Why Babies Look: Understanding Social Referencing
Toys built with an understanding of early child development aid social learning.
Posted March 24, 2022 | Reviewed by Ekua Hagan
By Maithri Sivaraman, Ph.D., and Tricia Skoler, Ph.D.
You may have heard that infants’ cries have different meanings like hunger, pain, startled, wet, and so on. Did you know that this is also the case with how a toddler looks towards their parents?
The looks that a toddler shares with a parent can have various meanings and expectations. It can be their way of saying, “Did you see what I saw?” Or asking “What is that thing?” Or a whole gamut of other things. Today, we’ll describe the meaning of one such look called social referencing.
What is social referencing?
Have you ever felt like your toddler sometimes looks towards you to decide how they should behave in a situation? What does your toddler do when faced with an ambiguous or unfamiliar event?
Say, for example, a toy dog that barks suddenly. A toddler typically looks towards their parent. They look for cues from the parent to determine how to respond to this unfamiliar event. If the parent smiles, then the toddler may approach this dog. But if the parent looks fearful or frowns, then the toddler avoids approaching the dog and may even move closer to the parent.
According to research published in the journal Infancy, social referencing typically develops at the end of the first year of a child’s life. The interesting thing is that at one year of age, much of the world is novel to the child. What helps toddlers navigate the novel, complex world? Social referencing is one tool that helps them interact with their environment—determine what is safe or unsafe, approachable or unapproachable. Research has suggested that social competencies that develop during these early interactions are the cornerstone of emotional development, and for advanced language and cognition.
I’ll be honest: It is not that toddlers stop before every unfamiliar situation for Mom or Dad to give them a thumbs up (how I wish). Infants develop and continue to build their social referencing skills during childhood. This is where toys come in.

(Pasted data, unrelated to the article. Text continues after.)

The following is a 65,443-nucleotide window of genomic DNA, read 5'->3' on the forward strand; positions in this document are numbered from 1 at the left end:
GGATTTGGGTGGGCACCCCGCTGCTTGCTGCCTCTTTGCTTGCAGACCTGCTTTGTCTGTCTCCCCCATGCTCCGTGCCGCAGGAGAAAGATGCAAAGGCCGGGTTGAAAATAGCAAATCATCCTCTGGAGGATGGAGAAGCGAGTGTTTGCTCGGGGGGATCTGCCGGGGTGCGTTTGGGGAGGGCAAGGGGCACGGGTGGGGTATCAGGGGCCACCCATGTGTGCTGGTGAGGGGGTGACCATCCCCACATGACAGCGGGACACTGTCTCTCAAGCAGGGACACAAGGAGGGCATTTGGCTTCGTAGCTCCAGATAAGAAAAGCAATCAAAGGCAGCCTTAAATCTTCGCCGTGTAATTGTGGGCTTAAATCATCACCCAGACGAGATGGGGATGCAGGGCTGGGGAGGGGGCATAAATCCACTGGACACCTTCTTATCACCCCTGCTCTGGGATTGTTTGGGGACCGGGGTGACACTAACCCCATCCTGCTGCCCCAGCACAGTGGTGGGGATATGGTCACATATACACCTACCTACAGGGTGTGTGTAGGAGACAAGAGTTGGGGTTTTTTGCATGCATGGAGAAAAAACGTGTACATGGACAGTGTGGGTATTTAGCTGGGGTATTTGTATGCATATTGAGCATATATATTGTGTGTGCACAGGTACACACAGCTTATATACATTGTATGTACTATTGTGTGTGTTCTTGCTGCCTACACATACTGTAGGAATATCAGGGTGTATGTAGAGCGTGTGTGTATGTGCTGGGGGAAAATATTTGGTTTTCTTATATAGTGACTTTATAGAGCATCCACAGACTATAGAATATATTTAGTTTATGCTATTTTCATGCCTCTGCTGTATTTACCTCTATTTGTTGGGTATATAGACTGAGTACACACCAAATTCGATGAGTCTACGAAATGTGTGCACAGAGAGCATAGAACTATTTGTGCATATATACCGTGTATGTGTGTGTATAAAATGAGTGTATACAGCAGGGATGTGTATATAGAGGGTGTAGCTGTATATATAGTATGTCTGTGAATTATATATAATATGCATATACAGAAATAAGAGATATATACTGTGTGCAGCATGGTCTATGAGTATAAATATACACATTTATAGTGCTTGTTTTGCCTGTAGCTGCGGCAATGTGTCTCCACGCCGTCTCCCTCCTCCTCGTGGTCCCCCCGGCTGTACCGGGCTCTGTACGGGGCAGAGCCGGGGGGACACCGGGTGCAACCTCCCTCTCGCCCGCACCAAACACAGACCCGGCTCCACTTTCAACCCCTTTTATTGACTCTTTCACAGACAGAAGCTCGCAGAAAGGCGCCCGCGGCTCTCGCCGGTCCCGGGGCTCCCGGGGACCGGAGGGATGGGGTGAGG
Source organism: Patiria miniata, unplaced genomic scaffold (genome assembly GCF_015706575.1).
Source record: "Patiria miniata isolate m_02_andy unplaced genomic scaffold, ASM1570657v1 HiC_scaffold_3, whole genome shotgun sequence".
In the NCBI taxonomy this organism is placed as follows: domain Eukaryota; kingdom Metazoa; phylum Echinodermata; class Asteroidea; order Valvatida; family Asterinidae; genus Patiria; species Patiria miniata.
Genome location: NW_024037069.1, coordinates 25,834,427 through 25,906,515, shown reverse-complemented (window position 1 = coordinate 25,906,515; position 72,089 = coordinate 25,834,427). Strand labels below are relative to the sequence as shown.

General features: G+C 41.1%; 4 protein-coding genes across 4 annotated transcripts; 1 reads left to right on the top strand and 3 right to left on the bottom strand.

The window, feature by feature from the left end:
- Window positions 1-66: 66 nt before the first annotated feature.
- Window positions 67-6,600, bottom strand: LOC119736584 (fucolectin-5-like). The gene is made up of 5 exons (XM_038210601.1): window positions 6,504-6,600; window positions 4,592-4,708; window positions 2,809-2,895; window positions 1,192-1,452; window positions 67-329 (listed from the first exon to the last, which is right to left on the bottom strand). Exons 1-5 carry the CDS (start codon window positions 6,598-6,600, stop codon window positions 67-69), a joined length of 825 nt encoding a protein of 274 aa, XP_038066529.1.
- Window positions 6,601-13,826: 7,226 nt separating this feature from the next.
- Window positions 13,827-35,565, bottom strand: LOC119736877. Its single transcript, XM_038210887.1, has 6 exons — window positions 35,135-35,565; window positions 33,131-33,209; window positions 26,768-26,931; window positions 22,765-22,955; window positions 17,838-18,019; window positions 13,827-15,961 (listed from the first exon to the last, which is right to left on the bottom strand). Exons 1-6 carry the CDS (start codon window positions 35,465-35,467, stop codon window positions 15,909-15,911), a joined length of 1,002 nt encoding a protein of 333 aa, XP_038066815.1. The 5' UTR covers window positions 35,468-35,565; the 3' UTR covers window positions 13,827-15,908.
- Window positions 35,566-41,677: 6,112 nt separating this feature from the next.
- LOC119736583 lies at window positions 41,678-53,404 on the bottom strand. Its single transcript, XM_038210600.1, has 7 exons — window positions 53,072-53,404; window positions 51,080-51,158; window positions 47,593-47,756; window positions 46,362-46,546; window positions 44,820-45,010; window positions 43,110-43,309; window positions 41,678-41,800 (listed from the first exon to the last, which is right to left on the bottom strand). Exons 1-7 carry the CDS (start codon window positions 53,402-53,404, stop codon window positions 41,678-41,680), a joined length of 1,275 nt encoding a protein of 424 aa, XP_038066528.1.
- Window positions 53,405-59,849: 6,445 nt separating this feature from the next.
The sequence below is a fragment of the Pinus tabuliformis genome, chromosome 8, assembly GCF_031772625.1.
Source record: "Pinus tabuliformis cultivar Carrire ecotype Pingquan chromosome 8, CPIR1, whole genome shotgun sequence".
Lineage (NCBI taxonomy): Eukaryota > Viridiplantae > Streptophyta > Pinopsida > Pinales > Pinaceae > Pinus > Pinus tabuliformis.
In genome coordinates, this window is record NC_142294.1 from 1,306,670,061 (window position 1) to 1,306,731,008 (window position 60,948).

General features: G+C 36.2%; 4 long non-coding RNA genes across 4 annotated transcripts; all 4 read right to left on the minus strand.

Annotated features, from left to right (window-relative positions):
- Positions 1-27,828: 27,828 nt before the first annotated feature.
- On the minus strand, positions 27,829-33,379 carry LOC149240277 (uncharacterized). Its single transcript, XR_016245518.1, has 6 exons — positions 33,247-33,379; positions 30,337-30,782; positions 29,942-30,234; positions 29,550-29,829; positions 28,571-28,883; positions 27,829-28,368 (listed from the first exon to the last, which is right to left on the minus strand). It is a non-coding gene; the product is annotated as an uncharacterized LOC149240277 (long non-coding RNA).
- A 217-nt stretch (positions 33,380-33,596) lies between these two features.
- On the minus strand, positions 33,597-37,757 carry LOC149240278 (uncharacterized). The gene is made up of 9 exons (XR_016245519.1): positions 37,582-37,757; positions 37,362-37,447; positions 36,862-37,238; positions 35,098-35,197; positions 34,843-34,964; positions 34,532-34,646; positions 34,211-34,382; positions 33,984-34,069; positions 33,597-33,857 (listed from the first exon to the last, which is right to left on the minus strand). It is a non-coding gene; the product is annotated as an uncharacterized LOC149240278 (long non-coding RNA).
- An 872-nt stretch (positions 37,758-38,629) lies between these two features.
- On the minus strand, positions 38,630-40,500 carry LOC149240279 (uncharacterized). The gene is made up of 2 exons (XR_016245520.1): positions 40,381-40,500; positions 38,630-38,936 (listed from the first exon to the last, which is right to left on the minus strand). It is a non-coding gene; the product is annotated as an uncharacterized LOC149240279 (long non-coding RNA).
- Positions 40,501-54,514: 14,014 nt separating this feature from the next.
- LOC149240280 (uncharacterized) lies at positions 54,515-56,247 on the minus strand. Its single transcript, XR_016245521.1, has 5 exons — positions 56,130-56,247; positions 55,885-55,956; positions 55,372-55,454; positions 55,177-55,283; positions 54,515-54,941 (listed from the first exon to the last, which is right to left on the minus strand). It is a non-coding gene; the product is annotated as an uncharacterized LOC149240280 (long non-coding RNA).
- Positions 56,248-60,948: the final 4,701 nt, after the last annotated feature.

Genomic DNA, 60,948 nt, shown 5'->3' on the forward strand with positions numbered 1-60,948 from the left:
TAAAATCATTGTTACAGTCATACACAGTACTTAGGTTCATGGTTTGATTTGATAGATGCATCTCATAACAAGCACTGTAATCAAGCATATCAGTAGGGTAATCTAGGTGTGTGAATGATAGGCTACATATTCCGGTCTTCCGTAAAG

Toys for practicing social referencing
All toys were not created equal. Some types of toys are better at promoting social engagement than others. I picked one of my favorite types of toys for practicing social referencing: robots.
A remote control dog, for example, performs several stunts, and provides great opportunities to practice social referencing under supervision. Research has shown that children as young as 10 months of age look more often towards an adult in the presence of such toys. The remote control affords unpredictability. The toy moves forward one minute and immediately crouches down in the next moment creating great opportunities for your toddler to look at you several times, share a laugh, and build on those early social competencies.
Another great thing about the toy is the touch activation. Touching the dog’s chin produces a sound and movement, which is perfect for young children before they can start using the remote control. It is also a great cause-and-effect play activity. If you thought robots were only for the older kids, think again.
Design matters. A well-designed robot is key. Designs with smooth surfaces, high-quality materials, built with an understanding of early child development promote robust and joyful social learning.
Kim, G., & Kwak, K. (2011). Uncertainty matters: Impact of stimulus ambiguity on infant social referencing. Infant and Child Development, 20(5), 449–463. https://doi.org/10.1002/icd.708
Salo, V. C., Rowe, M. L., & Reeb-Sutherland, B. (2018). Exploring Infant Gesture and Joint Attention as Related Constructs and as Predictors of Later Language. Infancy : the official journal of the International Society on Infant Studies, 23(3), 432–452. https://doi.org/10.1111/infa.12229
Striano, T., & Rochat, P. (2000). Emergence of selective social referencing in infancy. Infancy, 1(2), 253–264. https://doi.org/10.1207/S15327078IN0102_